• Bob Morris

Five Things to Consider when Selecting a Lineman Apprenticeship Program

Updated: May 26

We get it, there are a lot of options when it comes to starting a career as a lineman.


There are hundreds of lineman apprenticeship programs across the country for aspiring power and electric distribution workers. A lineman apprenticeship is an incredible opportunity to ‘earn while you learn’ and receive strong skill building in the industry.


Many experienced journeyman in the industry look back at their apprenticeship as the foundation for the rest of their career in the lineman industry. The days of being a grunt. So where do you get started? On Lineman Central there are lots of programs to browse in your area, so it begs the question what sort of things should you be looking for?


Here are five things to consider when selecting a lineman apprenticeship program:


1) How confident are you in your application?


Most apprenticeship program for the lineman trade are highly competitive. We are talking union and non union. Lines get backed up. At the same time this makes sense given the tremendous opportunity at hand to learn a high paying skill with long term demand across the country. The Bureau of Labor reported the average line installer and repairman is making $65,700 per year or $31.59 per hour. Our data is showing this is headed upward all across the country.


An aspiring apprentice should first and foremost understand the bare minimum requirements of joining a lineman apprenticeship program. These often include obtaining a high school diploma or GED, at least 18 years of age, valid drivers license and eligible to obtain a Class A CDL, be medically cleared to participate in rigorous training activities, have medical insurance, and not have been convicted of a felony. These requirements are reported for each program in North America on Lineman Central.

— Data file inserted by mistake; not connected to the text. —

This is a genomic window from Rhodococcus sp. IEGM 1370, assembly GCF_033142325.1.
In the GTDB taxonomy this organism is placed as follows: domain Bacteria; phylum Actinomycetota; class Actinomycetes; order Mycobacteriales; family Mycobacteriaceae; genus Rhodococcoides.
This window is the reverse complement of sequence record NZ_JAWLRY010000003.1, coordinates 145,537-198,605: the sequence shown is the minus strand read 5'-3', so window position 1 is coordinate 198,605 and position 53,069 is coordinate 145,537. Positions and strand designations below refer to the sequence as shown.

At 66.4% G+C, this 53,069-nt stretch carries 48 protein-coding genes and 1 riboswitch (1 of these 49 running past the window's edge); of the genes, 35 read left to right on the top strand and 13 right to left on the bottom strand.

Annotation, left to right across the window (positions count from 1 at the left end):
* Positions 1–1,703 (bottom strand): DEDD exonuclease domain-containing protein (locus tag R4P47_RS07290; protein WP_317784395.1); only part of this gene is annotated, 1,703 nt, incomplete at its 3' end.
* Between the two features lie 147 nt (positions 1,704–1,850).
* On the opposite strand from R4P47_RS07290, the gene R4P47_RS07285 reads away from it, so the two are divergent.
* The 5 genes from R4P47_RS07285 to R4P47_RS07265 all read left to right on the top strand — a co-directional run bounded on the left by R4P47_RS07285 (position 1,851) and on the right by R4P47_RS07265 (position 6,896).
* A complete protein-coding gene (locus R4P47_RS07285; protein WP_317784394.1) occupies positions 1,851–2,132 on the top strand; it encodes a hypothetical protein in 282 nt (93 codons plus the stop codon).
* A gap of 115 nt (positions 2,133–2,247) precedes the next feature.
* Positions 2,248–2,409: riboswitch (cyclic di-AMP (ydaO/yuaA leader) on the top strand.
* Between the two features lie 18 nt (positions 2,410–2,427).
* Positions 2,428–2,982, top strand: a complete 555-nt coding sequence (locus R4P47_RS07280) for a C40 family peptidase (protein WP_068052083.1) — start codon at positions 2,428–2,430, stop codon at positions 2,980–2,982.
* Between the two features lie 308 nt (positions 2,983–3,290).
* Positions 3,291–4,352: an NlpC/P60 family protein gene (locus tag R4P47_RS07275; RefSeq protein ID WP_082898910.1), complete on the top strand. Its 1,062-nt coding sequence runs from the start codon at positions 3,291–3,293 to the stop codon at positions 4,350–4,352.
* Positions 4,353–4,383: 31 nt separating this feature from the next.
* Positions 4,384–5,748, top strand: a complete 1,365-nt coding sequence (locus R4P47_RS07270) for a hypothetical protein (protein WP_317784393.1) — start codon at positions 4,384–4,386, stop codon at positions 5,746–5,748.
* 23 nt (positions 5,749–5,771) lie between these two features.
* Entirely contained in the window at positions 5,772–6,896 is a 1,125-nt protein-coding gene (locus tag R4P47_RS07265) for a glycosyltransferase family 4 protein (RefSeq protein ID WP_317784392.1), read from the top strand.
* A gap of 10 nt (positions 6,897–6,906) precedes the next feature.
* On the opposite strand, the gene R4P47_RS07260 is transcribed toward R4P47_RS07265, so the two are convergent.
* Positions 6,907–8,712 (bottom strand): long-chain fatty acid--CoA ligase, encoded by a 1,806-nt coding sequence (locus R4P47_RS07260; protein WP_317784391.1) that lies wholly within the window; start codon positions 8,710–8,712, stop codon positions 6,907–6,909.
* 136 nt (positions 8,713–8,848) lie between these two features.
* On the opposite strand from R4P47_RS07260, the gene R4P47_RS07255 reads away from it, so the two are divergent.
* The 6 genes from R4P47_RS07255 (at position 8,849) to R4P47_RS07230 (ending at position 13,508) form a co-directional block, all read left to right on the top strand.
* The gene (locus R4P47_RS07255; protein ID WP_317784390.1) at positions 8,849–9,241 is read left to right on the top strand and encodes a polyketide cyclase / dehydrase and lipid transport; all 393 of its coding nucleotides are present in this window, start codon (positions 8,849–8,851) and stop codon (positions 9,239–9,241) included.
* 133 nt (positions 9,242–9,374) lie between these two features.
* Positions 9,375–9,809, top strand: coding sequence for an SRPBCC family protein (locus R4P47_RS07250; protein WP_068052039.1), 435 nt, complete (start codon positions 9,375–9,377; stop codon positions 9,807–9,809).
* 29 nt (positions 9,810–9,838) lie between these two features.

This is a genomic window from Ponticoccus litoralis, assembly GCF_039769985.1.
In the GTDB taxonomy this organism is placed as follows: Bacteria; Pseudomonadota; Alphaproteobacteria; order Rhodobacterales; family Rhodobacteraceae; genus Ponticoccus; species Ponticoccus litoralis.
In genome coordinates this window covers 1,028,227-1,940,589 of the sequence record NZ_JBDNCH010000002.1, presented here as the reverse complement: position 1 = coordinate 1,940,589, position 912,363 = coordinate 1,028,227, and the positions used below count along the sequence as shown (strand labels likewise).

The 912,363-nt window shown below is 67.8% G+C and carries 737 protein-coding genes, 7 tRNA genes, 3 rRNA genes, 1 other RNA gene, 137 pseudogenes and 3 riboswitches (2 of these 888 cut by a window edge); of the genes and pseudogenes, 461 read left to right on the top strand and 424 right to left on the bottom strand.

An aspiring lineman apprentice should explore what the application process looks like. The timing and details will vary from apprenticeship to apprenticeship, but it will most likely include three components:


· Formal Application Form

· Apprenticeship Interview

· Apprenticeship Aptitude Test


The formal application form may be filled out online in some cases while other lineman programs may have this be a written form. Be sure to use good handwriting if it is the latter and take your time! This more often than not is your first impression and will be the starting point for many of your interview questions. Be sure to specify why you are interested in this specific lineman apprenticeship program (even if you are applying to several). Be honest in all of your answers.


Want to quickly get kicked out?


There is no quicker way to be removed from the applicant pool if a reviewer finds you are lying about past experience, education or personal information.